Minn. Ops Lament Net Bills Demise

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Minnesota franchising authorities dodged a bullet when
state lawmakers adjourned last week without acting on a bill that would have prohibited
local regulation of Internet services.The legislature's failure to act on Senate File
1647 was a setback for cable operators, which saw the bill as a way of limiting
government's ability to regulate Internet services offered over cable.

Local franchisers, meanwhile, characterized the measure as
an exaggerated reaction to attempts to unbundle cable's high-speed broadband pipe.

The bill, which was introduced by Democratic Sen. Steve
Kelley, passed out of the Senate before being tabled by the House Regulated Industries
Subcommittee.

"But I think there's a good chance it will
resurface [next session]," Minnesota Cable Telecommunications Association executive
director Mike Martin said.

Martin added that cities have been engaging in
"classic nose-under-the-tent" behavior when it comes to Internet services.

"We find that cities continue to try to worm their way
into Internet regulation," he said. "They want to set service standards, or they
want statistical reports on Internet activity. We give them the right to collect franchise
fees on our Internet services, but that doesn't satisfy them."

Not surprisingly, local regulators opposed S.F. 1647.

Coralie Wilson, executive director of the North Suburban
Cable Commission, a consortium of 10 communities north of Minneapolis, said that as
originally written, the bill would have barred local franchising authorities from handling
consumer complaints about cable's Internet offerings, even though the service would
be delivered over the same infrastructure.

"Our concerns were that the bill would have affected
our ability to enforce customer-service or institutional-network requirements contained in
our franchises," Wilson said.

Moreover, Wilson added, the bill's definition of
Internet services was so broad that it could have been applied to cable's digital
signal, thereby limiting a city's oversight authority.

If the bill does resurface next year, working in the
franchisers' favor will be the fact that most of the state's telecommunications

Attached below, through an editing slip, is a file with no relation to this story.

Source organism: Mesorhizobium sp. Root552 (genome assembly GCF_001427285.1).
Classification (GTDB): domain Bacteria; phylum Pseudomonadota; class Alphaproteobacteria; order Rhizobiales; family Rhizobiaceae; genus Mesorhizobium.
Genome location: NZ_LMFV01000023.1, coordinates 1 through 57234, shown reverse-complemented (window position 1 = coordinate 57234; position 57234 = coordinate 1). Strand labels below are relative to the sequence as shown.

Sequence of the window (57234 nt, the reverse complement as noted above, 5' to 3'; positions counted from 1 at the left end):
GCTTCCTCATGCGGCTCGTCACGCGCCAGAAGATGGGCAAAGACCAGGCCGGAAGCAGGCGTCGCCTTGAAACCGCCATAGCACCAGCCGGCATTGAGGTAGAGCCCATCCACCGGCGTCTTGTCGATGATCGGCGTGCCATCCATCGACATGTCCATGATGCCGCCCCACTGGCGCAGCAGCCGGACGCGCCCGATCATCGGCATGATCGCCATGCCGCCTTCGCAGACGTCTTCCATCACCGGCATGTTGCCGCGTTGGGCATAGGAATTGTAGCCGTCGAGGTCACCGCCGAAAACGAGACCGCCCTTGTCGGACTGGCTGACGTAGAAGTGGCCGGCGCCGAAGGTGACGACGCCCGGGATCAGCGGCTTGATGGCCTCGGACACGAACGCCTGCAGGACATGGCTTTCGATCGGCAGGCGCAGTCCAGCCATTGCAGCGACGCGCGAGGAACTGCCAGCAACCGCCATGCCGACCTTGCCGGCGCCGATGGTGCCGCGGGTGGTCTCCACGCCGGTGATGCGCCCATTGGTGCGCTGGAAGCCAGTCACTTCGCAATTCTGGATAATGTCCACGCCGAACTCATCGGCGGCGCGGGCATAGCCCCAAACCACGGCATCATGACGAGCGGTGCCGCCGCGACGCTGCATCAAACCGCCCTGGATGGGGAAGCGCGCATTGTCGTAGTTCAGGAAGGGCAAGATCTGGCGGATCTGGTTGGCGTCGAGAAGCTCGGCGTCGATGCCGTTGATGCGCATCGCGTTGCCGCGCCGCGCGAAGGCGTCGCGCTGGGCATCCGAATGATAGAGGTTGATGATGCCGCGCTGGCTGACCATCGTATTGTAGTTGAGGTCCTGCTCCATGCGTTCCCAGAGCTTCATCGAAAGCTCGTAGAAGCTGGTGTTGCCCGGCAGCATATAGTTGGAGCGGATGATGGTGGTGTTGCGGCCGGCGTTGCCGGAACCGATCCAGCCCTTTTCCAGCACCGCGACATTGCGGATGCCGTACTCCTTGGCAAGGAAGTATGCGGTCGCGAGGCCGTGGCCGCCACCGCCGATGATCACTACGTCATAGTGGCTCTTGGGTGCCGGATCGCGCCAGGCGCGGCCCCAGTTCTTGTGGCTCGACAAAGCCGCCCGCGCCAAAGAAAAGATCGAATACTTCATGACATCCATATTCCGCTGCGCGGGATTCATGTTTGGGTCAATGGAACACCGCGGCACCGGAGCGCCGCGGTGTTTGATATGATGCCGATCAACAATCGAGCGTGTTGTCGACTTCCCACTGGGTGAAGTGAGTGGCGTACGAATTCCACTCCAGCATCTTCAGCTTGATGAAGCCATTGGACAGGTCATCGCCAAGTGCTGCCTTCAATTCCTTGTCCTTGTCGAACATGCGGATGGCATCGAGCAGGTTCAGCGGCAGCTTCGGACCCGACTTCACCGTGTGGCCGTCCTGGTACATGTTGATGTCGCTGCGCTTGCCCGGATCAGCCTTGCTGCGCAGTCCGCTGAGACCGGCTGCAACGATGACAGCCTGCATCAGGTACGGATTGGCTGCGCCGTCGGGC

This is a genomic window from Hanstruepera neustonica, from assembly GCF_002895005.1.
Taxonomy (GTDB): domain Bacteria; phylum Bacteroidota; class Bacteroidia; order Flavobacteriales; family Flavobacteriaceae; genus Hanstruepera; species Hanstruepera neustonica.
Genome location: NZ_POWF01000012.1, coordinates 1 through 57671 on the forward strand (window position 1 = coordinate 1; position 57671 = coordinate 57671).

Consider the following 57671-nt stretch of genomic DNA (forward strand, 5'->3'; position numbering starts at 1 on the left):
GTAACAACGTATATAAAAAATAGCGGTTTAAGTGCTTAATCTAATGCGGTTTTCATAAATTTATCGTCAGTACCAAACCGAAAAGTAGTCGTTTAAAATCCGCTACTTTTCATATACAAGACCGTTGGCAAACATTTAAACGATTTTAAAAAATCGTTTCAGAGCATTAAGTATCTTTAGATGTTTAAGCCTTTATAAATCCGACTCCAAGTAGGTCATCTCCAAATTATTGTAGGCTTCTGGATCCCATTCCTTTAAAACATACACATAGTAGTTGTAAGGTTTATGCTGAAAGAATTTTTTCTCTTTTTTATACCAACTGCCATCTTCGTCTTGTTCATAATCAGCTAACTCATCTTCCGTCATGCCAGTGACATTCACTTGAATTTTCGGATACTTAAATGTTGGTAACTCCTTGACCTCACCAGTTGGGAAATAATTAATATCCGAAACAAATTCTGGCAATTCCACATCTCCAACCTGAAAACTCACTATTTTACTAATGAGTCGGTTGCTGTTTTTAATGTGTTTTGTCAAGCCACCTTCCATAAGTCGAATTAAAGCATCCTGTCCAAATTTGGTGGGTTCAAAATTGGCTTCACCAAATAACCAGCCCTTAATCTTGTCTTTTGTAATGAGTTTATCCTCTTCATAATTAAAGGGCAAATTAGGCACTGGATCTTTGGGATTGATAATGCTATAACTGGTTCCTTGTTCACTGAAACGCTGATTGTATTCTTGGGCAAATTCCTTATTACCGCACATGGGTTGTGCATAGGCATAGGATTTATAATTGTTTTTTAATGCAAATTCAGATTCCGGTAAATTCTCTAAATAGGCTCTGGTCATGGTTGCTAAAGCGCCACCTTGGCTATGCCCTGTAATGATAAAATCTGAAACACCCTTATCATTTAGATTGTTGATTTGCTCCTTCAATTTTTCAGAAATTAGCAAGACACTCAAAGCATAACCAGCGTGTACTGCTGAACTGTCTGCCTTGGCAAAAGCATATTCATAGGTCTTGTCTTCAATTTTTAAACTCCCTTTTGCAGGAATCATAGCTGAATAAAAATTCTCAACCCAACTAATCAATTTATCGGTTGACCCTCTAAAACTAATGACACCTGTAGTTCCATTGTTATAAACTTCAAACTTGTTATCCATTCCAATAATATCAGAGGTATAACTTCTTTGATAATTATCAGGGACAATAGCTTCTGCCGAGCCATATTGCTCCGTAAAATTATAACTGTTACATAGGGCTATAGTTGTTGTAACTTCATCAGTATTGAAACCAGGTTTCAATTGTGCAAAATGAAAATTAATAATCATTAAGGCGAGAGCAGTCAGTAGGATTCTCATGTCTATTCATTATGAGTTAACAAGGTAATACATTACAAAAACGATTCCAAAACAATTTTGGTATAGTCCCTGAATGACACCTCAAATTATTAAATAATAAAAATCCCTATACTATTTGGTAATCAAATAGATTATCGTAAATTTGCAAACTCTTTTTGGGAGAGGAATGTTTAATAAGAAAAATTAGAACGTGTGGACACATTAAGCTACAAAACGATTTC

industry -- including AT&T Corp., MCI WorldCom and Internet-service providers -- have
come out against the measure, Wilson said.

Meanwhile, Martin said, cable's position on a second
"revolutionary" proposal by Kelley, which was also put off until next year, was
less clear.

S.F. 2133 called for eliminating all state laws governing
cable and telephone operators. Regulation of cable would then shift from municipalities to
the Minnesota Public Utilities Commission.

The PUC would be responsible for establishing rules and
regulations covering universal service; deployment of infrastructure serving voice, video
and data; fair competition; quality of service; promoting customer choice; consumer
protection; and voluntary resolution of disputes between carriers.

However, local franchises would be eliminated in the
process -- along with the franchise fees cities depend on and support for PEG-access
(public, educational and government) channels and I-nets, Wilson said.

Martin said cable operators expected the second measure to
be the subject of considerable political horse-trading during the next session, which
raised concerns about how the final bill will look.

"On the surface, it looks like it eliminates a lot of
bothersome regulation for cable," Martin said. "But we also know there's
going to be a lot of give and take. Our concern is that we don't end up with both
state and local regulation. Just because [local regulators] oppose it, that doesn't
mean it's good for us."

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